This post was originally published at Novelicious.com and is now at WritingTipsOasis.com. WritingTipsOasis.com acquired Novelicious.com in June 2022.
1. Find your story. My books always spring from a question. What if? Single in the City began with the question: What happens when you take a hapless young American girl and move her to a city where she’s completely ill-equipped to live?
2. Find your voice. We’re tempted to write in a style that we like to read, but like covers of songs, the copy is never as good as the original. It took me three books to find my voice, so experiment and see where you’re most comfortable, what seems most natural.
3. When you’ve come up with the idea for your book, and have outlined it, and maybe have started writing it, then stop. Sit back and think about how you’d convey the story in a single sentence. This is something you’ll have to do hundreds of times if it’s published, and it’s something a publisher will want to be sure it can do easily too. Once you’ve got your sentence, expand it out into a short paragraph. This is the one-minute pitch, and makes sure you have a fully formed concept for a book. I only realized after I’d finished my first novel and had to write a synopsis that I’d written a book with no storyline. Save yourself the trouble of this uncomfortable discovery.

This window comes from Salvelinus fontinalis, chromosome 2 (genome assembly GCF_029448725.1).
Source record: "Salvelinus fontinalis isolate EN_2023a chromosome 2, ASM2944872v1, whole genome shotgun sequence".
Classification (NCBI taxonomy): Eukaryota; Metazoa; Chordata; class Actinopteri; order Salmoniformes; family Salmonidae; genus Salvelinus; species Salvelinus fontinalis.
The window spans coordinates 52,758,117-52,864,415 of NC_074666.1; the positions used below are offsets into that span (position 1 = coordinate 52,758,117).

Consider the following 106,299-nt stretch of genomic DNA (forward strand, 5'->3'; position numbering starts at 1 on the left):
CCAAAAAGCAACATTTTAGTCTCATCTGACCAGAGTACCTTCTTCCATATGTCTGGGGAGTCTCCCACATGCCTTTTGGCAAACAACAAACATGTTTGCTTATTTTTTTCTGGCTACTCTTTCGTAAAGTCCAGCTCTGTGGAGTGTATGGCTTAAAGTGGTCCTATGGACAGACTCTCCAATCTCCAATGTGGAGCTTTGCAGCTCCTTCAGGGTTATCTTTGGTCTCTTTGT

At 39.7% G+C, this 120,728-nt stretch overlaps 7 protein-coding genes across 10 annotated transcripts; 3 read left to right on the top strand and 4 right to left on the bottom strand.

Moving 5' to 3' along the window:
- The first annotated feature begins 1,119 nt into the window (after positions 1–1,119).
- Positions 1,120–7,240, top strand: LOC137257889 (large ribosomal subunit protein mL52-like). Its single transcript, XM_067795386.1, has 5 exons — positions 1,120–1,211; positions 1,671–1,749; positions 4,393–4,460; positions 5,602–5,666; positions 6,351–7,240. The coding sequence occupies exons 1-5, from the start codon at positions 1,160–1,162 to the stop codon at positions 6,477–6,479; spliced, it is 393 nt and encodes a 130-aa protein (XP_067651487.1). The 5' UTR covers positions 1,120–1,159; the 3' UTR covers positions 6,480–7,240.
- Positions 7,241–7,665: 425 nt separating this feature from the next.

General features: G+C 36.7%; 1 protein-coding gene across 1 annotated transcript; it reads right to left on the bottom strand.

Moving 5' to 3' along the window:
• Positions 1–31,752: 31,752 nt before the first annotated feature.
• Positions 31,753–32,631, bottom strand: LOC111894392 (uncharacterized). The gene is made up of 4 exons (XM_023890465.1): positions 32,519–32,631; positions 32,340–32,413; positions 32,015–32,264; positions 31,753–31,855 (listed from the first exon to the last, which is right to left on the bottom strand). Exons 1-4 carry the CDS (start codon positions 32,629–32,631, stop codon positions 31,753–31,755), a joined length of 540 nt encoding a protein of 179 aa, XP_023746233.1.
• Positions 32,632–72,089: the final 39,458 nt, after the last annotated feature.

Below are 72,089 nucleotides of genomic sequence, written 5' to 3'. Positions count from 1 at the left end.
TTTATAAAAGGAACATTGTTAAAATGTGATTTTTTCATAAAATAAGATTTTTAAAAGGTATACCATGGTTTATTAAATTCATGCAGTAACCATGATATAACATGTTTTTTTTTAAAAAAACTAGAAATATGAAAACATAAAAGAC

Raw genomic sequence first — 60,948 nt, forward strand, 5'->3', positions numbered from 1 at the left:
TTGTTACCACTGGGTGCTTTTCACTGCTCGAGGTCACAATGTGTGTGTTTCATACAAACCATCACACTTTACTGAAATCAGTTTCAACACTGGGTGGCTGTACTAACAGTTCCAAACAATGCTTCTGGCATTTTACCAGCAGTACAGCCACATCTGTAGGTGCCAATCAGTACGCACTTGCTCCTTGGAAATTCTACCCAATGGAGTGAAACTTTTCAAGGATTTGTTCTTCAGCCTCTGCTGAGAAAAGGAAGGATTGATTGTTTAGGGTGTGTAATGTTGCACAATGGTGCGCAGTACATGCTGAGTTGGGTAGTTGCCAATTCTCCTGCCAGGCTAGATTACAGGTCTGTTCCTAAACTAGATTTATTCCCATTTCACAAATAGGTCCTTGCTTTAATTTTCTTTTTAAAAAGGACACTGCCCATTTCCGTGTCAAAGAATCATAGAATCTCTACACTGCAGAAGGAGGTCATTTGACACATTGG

4. Get the words on the page, whether you feel like it or not. You can always rewrite later. A blank page is much more daunting than a paragraph you aren’t happy with.
5. Have a junk folder and don’t be afraid to kill the darlings. Actually that last one isn’t my advice, but I can’t remember who said it. It means that occasionally, beautiful prose will burst forth on to the page. You’ll love everything about it. You must not be afraid to cut it out, because it may not be necessary to the story. A reader will notice this, and resent you for it. But don’t delete! Save it to a junk folder, along with all the other paragraphs, phrases and chapters that you cut out in the editing process. Having this folder will give you the confidence to cut, and make your story cleaner and better. And you can always recycle in another part of the story or another book if the perfect occasion arises.